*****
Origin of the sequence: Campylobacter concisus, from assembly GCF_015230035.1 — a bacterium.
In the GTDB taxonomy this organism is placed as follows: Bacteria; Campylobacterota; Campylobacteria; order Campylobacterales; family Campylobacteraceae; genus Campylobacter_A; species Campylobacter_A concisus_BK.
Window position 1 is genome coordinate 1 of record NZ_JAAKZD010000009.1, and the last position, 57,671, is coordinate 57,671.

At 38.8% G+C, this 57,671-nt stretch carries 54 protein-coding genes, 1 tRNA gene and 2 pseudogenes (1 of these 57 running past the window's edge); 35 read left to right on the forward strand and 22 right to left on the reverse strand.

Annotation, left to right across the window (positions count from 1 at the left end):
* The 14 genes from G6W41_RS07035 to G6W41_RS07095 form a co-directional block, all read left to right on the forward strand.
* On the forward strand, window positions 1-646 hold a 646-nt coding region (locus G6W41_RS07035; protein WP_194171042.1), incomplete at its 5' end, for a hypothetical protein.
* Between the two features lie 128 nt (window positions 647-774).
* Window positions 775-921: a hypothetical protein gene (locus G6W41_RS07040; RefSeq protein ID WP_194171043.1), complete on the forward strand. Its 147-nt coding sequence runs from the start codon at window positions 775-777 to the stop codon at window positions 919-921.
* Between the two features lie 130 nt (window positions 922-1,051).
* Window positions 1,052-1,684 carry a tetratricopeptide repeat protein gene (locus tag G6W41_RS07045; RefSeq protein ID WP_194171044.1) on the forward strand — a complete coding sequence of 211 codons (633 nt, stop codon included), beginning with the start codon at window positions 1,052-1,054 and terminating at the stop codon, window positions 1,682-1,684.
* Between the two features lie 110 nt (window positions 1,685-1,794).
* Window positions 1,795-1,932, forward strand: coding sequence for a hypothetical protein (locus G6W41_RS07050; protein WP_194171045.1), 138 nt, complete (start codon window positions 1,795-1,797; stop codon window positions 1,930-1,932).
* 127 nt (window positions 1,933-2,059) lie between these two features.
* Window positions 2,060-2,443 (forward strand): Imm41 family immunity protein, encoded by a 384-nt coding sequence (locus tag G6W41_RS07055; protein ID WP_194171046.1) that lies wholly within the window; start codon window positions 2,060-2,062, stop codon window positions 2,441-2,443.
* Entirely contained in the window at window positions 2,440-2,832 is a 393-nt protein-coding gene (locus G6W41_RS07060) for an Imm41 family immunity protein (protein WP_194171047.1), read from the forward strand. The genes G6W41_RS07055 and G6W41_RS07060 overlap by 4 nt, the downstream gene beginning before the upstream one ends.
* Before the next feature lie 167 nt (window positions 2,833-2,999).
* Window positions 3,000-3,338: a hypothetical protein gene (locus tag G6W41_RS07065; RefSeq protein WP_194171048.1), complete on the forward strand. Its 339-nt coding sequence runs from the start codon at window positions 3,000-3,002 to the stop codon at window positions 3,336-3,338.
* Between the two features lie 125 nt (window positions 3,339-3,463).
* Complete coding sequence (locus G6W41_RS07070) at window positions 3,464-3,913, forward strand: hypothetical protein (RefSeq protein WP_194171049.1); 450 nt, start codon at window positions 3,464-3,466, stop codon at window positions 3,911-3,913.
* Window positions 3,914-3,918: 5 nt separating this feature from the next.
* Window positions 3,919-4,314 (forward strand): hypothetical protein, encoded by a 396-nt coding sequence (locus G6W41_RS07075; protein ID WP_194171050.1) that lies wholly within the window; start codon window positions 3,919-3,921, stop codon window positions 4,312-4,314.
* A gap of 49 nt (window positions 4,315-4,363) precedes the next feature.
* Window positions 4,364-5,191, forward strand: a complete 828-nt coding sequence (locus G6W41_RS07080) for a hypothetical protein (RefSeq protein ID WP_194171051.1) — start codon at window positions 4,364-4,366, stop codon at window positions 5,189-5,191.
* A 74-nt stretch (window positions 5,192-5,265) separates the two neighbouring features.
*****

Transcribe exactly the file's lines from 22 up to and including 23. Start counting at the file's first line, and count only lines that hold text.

* Window positions 3,919-4,314 (forward strand): hypothetical protein, encoded by a 396-nt coding sequence (locus G6W41_RS07075; protein ID WP_194171050.1) that lies wholly within the window; start codon window positions 3,919-3,921, stop codon window positions 4,312-4,314.
* A gap of 49 nt (window positions 4,315-4,363) precedes the next feature.